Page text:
Woods to Get ACL Reconstruction and Expects to Miss the Rest of the PGA Season
June 18, 2008 -- On the heels of his U.S. Open victory, Tiger Woods today bowed out of the rest of the PGA tour season to get ACL reconstruction surgery on his left knee.
That's the same knee that had arthroscopic surgery in April, as well as other operations in 1994 and 2002.
Woods also has a double stress fracture of his left tibia (shin bone) due to intense rehabilitation and training before the U.S. Open, states Woods' official web site.
Woods decided not to get ACL reconstruction at the time and to play through the pain. He won five of his next six tournaments, then had arthroscopic surgery on his left knee in April.
Did Woods push too hard in the U.S. Open? And what does his latest surgery mean for his career? WebMD spoke with Allan Mishra, MD, and Patrick McCulloch, MD, about that.
Mishra is a clinical assistant professor of orthopaedic surgery at Stanford University Medical Center. McCulloch is an assistant professor of orthopaedic surgery and sports medicine at the Baylor College of Medicine in Houston. Mishra and McCulloch aren't treating Woods.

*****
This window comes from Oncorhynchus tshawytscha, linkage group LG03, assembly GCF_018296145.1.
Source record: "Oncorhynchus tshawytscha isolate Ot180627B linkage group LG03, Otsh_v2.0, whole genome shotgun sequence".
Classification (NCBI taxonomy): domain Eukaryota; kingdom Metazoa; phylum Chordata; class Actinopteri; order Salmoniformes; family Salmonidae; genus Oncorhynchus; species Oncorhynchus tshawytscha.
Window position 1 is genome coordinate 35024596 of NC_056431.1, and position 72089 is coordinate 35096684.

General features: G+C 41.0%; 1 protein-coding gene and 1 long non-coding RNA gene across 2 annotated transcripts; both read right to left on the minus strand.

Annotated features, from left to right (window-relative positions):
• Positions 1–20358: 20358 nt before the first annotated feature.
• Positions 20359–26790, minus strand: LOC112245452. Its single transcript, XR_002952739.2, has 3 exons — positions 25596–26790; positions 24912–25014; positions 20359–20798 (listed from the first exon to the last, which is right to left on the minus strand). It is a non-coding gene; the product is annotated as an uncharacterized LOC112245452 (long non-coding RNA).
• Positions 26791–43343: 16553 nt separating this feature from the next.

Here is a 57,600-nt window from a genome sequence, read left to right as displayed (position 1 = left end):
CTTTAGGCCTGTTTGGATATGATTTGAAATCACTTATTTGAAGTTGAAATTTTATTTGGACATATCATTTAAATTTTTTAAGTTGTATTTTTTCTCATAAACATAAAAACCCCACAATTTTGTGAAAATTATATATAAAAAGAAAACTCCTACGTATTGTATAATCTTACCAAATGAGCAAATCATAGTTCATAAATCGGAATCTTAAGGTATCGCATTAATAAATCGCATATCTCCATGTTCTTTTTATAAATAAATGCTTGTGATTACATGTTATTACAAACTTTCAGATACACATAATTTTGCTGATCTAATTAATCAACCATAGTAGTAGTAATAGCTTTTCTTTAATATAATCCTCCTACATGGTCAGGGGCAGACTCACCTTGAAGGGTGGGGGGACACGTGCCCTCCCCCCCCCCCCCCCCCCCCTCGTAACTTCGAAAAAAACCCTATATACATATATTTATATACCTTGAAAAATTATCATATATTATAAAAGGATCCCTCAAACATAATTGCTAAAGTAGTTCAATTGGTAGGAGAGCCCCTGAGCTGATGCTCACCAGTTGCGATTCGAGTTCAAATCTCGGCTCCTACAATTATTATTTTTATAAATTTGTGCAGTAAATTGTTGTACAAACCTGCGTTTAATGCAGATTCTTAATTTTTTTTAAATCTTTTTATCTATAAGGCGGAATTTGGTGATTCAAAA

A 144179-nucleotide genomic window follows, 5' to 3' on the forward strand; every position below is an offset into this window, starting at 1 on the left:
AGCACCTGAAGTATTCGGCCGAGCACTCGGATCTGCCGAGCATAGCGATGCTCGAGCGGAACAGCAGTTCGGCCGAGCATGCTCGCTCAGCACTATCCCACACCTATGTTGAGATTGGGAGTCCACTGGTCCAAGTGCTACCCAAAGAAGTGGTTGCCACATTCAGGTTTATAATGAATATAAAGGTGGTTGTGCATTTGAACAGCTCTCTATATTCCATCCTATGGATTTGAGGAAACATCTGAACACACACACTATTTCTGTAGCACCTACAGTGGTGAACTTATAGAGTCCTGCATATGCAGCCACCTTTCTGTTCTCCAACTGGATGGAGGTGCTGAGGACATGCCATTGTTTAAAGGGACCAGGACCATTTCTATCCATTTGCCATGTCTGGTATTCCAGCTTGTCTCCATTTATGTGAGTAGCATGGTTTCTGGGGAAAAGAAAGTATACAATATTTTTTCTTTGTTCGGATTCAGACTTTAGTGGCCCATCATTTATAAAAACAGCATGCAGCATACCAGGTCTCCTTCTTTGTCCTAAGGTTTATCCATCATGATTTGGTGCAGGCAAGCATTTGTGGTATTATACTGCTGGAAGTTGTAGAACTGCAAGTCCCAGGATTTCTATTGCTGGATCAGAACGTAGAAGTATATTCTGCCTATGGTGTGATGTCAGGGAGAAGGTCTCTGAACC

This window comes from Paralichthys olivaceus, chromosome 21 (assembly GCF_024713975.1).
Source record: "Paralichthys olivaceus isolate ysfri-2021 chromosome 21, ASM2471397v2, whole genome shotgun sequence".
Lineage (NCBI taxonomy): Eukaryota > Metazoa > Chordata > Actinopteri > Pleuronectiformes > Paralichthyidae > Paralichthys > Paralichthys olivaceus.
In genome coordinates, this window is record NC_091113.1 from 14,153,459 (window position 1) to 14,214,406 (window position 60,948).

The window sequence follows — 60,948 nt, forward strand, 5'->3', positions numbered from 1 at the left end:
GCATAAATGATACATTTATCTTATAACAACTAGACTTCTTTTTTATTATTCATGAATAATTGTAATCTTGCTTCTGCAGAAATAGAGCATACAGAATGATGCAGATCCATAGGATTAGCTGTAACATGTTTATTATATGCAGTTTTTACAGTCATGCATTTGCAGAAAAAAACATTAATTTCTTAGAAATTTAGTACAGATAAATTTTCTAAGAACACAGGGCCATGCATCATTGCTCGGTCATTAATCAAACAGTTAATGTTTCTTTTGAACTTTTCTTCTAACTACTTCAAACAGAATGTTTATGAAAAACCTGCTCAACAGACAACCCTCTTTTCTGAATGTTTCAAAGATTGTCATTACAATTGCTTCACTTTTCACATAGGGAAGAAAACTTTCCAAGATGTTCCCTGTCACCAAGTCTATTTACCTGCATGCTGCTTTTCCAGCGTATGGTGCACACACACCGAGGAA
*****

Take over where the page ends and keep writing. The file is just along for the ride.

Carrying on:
Do you think the sudden-death playoff may have pushed his knee over its limits, or do you think that wasn't the deciding factor?
McCulloch: If a knee is painful and swollen, we generally recommend cutting back on the activities. In his case, he didn't have the opportunity to do that and in fact had to play more than expected. I think that when you continue to play with a painful knee or a swollen knee, it tends to do you a disservice.
Mishra: I'm sure he wasn't happy about playing an extra 18 holes on Monday and then having to go to the sudden-death playoffs; he certainly wasn't counting on that. I don't know if it pushed him over the edge because he already knew he had a torn ACL.